As a source of desire by white men, the black woman experiences a shift in her perception. Historically excluded from the dynamics of womanhood, the black women is problematically perpetuated as a figure to be admired through her white lover. While the relations between black women and white men are no stranger to American society, the implied legitimacy through consent of these unions, attempt to alleviate this union from a troubled past. This feat of detachment is impossible, as the black female body can never be separated from centuries of mutilation at the hands of white men.

With that said, the redeeming aspects of this black and white union are present in possibility. While many will argue that any racialized woman’s union with a white man will always contain a sense of victimhood on behalf of the radicalized woman, these unions work to alleviate the black female body from her previously under discussed and largely unacknowledged role as the victim.  These recent unions maintain the strength of black woman, an unwavering attribute embodied in both her physique and mind. While the union between the white man and the black woman work to place the black woman in a deserved position of desirability, it features power as an accompaniment to her physical appeal-an attribute very absent from their non black counterparts.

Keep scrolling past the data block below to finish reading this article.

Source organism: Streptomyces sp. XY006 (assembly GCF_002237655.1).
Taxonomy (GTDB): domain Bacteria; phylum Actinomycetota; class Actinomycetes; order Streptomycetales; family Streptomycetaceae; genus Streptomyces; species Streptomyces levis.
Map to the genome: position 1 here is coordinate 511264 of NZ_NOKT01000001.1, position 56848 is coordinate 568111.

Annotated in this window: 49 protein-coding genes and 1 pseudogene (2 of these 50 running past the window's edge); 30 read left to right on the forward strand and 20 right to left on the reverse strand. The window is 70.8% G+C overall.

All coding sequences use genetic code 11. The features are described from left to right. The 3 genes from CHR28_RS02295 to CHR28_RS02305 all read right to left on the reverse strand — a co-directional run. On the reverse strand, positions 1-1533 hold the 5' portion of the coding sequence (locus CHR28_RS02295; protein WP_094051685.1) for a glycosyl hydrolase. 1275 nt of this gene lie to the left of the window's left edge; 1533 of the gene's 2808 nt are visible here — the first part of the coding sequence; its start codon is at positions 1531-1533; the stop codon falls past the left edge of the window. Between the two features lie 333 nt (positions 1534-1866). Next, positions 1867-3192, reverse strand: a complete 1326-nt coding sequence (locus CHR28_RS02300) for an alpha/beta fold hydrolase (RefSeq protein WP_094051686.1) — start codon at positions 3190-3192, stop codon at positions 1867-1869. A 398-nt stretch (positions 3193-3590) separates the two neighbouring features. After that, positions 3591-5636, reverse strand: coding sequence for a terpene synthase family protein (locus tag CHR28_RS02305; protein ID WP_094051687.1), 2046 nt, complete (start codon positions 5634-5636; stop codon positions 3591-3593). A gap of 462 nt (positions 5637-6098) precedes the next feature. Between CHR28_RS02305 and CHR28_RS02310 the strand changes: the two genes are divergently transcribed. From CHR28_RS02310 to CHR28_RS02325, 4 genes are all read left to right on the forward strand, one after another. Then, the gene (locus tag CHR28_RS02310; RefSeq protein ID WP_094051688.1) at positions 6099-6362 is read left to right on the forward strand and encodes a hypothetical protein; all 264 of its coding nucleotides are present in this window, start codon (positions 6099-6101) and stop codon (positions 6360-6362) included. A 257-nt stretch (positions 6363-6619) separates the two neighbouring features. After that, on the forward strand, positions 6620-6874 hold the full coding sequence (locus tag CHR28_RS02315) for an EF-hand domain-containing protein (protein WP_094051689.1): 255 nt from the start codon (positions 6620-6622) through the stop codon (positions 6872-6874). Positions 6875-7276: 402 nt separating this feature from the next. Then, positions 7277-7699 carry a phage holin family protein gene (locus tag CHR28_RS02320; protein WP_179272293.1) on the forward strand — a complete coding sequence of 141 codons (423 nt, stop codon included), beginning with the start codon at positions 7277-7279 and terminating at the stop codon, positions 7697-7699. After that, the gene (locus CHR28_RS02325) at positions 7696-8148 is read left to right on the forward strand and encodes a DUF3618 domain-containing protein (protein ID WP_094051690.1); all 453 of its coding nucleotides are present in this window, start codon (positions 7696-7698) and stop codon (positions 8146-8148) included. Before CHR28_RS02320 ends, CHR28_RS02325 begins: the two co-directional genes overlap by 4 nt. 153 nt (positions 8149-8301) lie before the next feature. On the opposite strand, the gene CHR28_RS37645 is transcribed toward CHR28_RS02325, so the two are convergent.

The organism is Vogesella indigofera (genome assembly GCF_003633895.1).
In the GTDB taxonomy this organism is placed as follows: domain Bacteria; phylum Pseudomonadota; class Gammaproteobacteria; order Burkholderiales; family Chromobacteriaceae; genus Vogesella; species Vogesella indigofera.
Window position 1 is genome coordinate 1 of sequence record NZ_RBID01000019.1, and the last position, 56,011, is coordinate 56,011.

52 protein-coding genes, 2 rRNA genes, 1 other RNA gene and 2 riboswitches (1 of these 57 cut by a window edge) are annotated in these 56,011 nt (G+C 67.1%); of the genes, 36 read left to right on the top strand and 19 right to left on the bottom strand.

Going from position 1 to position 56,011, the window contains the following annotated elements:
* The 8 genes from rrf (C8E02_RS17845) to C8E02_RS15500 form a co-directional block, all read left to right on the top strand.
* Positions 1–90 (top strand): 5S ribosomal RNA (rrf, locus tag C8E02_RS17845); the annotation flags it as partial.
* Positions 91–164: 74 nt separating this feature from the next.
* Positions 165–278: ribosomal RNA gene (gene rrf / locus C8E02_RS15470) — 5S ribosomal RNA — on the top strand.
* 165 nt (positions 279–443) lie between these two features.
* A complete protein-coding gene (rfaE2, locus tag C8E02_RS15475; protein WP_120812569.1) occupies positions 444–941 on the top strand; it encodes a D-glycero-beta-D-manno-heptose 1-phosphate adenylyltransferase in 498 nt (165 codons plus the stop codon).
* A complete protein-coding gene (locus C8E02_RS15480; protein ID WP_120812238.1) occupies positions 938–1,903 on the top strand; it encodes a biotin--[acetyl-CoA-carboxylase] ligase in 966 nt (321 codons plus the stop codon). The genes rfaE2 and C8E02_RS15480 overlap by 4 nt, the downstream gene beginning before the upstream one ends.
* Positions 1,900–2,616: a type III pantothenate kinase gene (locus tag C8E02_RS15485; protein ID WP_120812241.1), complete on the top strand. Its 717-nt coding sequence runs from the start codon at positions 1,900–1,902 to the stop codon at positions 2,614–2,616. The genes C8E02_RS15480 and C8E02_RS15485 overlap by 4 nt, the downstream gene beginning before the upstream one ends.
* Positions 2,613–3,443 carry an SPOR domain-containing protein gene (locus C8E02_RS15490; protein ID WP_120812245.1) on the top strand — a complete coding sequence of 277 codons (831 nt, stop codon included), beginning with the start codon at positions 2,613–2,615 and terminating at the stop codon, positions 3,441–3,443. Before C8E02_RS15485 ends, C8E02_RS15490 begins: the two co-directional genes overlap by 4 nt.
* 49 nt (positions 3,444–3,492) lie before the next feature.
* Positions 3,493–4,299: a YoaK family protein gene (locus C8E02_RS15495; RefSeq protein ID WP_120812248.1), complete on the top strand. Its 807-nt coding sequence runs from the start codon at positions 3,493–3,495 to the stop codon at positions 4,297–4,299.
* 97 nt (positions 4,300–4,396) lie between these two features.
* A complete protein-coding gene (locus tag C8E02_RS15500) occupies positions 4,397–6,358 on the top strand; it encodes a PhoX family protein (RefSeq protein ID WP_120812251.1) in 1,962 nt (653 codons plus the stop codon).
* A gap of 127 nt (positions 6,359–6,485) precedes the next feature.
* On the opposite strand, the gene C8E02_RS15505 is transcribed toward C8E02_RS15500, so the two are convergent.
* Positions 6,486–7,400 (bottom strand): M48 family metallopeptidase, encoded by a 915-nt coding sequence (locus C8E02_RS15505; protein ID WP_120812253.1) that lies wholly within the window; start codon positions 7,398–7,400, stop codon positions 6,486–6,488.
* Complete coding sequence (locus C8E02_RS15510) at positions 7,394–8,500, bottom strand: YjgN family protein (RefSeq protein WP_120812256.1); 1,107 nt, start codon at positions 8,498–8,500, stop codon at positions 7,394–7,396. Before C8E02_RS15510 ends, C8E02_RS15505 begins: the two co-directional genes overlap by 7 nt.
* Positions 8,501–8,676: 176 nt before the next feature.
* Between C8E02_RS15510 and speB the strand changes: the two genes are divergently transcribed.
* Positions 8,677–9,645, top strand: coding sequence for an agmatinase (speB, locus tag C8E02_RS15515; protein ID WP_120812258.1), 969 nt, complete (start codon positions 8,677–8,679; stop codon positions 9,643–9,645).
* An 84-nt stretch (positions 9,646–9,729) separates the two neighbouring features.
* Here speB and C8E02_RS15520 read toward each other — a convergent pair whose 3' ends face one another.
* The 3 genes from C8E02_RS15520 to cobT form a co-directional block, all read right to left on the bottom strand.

Black women are eliminated from the ability to occupy the role of the trophy wife or girlfriend. While much of this elimination is due to the failure of western society to properly acknowledge the beauty of black women, this inability is also tied to the standards of womanhood being vastly different for women who are not black. Non black women have been traditionally praised for their compliance, and beauty, whereas these traits are not traditionally welcomed or acknowledged on a black body.

The black females who are paired with these white men in both entertainment and society are black women who exude presence rather than passivity. McCray is an educated artist, Olivia Pope of Scandal and Molly Woods of Extant are extensively educated professionals; all have achieved monetary and societal recognition prior to their engagement in an interracial union. This union marks the surely unintentional pairing of individuals who mirror many of the same minor struggles despite their vastly different dispositions.